There are many spots in the game where you play a simple hidden object mini-game. In these instances, you simply have a list of items to find and a static screen in which to find them. Several of these sections have a list of Elvis-related items to find. For example, you’ll find blue suede shoes, a hound dog, and concert tickets. Finding all of the objects will give you an item to use elsewhere in the game.

Of course, what would an adventure game be without puzzles? There are many of these as well. These tend to be pretty easy. Most of them can be solved with simple trial and error. For example, you’ll solve a jigsaw puzzle, use notes to configure a sound board correctly, and arrange pieces of carpet so that they all fit properly. In the event you can’t figure one out, you can use the skip button to move forward, provided enough time has elapsed.

As usual, there is a hint system in place to help players who get stuck. Using a hint will move you to the right location, and encircle whatever it is you’re supposed to interact with. You can only use one hint at time, but the recharge speed is pretty quick.

As I said, this is a pretty run of the mill entry for the genre.

Replayability

A single run through of the game’s story will take about three to four hours. This is pretty much standard for veterans. Sadly, the game offers nothing to come back for. There are no achievements to earn, extras to unlock, or changes in the game upon a second run through. You can try going to the harder difficulty if you started on the lower one. However, the puzzles will be the same. It just changes how often you can use hints.

This is worth a single run through only. You’re not likely to get more than a few hours before you’ve done all there is to do.

Balance

This is one of the easier hidden object games I’ve played. They don’t tend to be hard as a rule, but this one didn’t really put up a challenge. The closest it came was a puzzle or two where the solutions required some extra thought to complete. There were also a couple of odd uses for items. For example, I needed to put a goldfish in a bird bath so that I could attract and capture a pigeon. This pigeon was then used to befriend another bird that would knock another item off a roof. That’s a bit out there.

If you’re someone who has experience with this kind of game, you’ll have no problems here.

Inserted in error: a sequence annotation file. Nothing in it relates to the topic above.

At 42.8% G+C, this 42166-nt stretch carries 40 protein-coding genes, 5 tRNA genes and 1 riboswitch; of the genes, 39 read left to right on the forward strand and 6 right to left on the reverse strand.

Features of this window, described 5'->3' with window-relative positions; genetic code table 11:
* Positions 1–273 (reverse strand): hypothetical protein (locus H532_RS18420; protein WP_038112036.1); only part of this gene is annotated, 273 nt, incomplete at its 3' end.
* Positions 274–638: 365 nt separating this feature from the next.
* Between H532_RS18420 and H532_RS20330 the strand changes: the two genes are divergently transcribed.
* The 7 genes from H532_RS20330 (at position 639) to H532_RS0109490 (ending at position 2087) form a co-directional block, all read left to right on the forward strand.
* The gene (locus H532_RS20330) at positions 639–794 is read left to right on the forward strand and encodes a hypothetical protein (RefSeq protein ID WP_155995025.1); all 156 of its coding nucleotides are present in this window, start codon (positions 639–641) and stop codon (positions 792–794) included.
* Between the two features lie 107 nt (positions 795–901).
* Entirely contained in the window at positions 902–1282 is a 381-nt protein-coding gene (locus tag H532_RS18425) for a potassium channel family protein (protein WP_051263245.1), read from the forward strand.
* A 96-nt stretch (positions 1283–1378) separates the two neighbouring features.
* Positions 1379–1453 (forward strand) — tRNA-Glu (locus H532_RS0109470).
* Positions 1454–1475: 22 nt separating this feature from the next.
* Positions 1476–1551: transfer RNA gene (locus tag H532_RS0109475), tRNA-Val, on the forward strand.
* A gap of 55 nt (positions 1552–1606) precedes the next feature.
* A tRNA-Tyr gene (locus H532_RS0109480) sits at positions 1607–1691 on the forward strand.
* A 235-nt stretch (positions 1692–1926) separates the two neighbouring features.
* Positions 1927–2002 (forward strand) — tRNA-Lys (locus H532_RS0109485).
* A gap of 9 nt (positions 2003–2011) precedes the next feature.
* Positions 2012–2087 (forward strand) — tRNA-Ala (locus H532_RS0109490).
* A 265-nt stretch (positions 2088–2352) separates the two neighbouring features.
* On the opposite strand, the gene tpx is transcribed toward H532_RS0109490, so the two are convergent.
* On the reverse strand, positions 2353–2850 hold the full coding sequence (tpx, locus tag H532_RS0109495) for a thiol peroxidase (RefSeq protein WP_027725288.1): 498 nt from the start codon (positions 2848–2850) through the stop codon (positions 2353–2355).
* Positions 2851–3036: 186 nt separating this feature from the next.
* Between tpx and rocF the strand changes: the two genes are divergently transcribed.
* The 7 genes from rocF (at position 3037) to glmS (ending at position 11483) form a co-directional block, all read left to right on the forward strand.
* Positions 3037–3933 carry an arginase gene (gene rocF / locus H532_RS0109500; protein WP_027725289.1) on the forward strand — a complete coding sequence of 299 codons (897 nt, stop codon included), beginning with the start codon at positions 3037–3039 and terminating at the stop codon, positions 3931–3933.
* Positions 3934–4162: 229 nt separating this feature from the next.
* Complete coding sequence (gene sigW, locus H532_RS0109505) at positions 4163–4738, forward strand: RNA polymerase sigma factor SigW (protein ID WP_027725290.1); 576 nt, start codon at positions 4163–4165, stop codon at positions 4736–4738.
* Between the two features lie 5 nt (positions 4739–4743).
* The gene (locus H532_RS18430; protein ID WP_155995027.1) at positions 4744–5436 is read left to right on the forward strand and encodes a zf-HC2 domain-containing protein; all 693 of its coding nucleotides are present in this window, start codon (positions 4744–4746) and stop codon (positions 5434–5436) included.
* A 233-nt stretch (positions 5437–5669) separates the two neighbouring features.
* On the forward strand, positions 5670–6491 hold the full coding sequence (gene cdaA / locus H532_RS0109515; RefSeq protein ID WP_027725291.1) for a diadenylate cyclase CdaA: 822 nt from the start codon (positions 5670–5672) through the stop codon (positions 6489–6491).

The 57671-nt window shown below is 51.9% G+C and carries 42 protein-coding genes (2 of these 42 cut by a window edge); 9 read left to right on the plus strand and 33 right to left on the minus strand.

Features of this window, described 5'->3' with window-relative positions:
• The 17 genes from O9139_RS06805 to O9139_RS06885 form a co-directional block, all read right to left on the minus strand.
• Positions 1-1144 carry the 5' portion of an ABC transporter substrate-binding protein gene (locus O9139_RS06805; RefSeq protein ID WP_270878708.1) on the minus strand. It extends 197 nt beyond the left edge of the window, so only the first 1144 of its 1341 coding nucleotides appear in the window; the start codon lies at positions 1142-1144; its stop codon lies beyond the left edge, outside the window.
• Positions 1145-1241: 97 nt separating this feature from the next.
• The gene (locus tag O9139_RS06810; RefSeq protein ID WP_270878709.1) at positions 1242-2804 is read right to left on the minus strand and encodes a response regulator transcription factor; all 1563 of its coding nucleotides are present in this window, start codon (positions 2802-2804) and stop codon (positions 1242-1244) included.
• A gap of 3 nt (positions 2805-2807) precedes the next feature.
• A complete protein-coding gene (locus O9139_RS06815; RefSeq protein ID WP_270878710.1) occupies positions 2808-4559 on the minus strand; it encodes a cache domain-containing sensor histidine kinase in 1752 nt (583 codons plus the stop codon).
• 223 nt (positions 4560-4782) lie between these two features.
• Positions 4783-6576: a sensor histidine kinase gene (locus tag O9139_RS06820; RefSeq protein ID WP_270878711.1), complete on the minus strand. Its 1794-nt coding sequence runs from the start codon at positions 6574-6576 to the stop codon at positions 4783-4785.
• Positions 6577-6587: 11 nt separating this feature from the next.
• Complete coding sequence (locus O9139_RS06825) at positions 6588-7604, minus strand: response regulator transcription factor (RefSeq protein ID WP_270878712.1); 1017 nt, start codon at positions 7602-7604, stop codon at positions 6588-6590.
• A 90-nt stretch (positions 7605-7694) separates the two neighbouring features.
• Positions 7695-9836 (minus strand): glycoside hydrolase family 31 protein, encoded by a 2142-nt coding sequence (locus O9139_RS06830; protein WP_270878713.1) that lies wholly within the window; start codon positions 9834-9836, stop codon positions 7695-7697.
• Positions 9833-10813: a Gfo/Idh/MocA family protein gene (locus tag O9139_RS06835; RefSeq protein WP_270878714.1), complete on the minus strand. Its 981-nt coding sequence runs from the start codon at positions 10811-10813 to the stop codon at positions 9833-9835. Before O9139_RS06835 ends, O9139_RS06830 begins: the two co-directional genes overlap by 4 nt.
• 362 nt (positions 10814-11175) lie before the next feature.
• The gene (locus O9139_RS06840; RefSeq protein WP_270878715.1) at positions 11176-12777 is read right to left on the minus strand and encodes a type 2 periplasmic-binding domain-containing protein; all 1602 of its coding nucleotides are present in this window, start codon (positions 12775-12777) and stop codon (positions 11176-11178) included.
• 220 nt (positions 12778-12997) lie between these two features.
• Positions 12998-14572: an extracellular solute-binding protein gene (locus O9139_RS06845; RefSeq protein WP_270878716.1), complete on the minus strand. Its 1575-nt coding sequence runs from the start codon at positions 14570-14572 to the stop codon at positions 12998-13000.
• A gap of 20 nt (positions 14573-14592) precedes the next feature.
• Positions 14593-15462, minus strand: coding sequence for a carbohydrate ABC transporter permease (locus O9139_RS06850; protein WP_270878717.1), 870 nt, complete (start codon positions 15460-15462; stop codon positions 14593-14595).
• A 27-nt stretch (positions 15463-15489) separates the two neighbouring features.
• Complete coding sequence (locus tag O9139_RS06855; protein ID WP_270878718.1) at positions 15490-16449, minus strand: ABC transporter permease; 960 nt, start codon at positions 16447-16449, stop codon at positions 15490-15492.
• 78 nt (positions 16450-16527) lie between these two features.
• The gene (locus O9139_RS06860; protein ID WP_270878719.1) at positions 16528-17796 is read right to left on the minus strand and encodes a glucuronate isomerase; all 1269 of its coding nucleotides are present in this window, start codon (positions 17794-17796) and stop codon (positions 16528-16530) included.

Originality

From a gameplay perspective, Graceland follows conventions to a tee. The mechanics are standard across the genre, and there are no little quirks or changes to differentiate the game from competitors.

Where the game does earn some points is the integration of the Elvis footage. It made the game rewarding to play and didn’t feel forced in. It only seems natural that you’d watch a clip of Elvis talking about his home town and figure out the password to open a door from there. More puzzles like this would have made the game a heck of a lot more interesting.

Addictiveness

I played through the game in one sitting, but that’s become normal for me with games from Big Fish. Honestly, I’ve got reviewing titles from the site down to a science by now. If I really wanted to, I’m sure I could play and review every singe game they put out for the entire year and still have time left over to live a normal life.

What I’m trying to say is the game doesn’t really do anything to hook the player in besides offer those clips I keep bringing up. It may move at a decent pace, but there’s no proper story to reward you with new insights or twists. It’s fun to find pieces of the hidden song, but the payoff is really in hearing the whole thing.

Appeal Factor

The only people who are going to really enjoy this game are Elvis fans. That’s not to say the game is bad by any stretch. It’s just that the game is the very definition of generic. Without the infusion of Elvis, it would be just another hidden object game in a very crowded market.

If you’re not a fan, you’re going to want to look elsewhere for your hidden object fix. While this is one of the few titles out there with a more relaxed feel, it caters to a very specific audience.

Miscellaneous

You can watch the end video freely after you’ve beaten the game. It’s a collection of clips and photos set to the hidden song that you find. It’s pretty neat, and I’m glad I won’t have to play through three and a half hours of game before I can see it again.

The Scores
Story: Mediocre
Graphics: Decent
Audio: Enjoyable
Gameplay: Decent
Replayability: Worthless
Balance: Poor
Originality: Bad
Addictiveness: Mediocre
Appeal Factor: Below Average
Miscellaneous: Mediocre
Final Score: Below Average Game!

Short Attention Span Summary:
Gates of Graceland is a wonderful option for Elvis fans looking to play through a game that honors the King of Rock and Roll. Beyond that, it offers a generic hidden object experience that doesn’t really do anything to set itself apart from the crowd. The lack of extras is a letdown as well. Without the Elvis influence, this would be a wholly unremarkable game from top to bottom.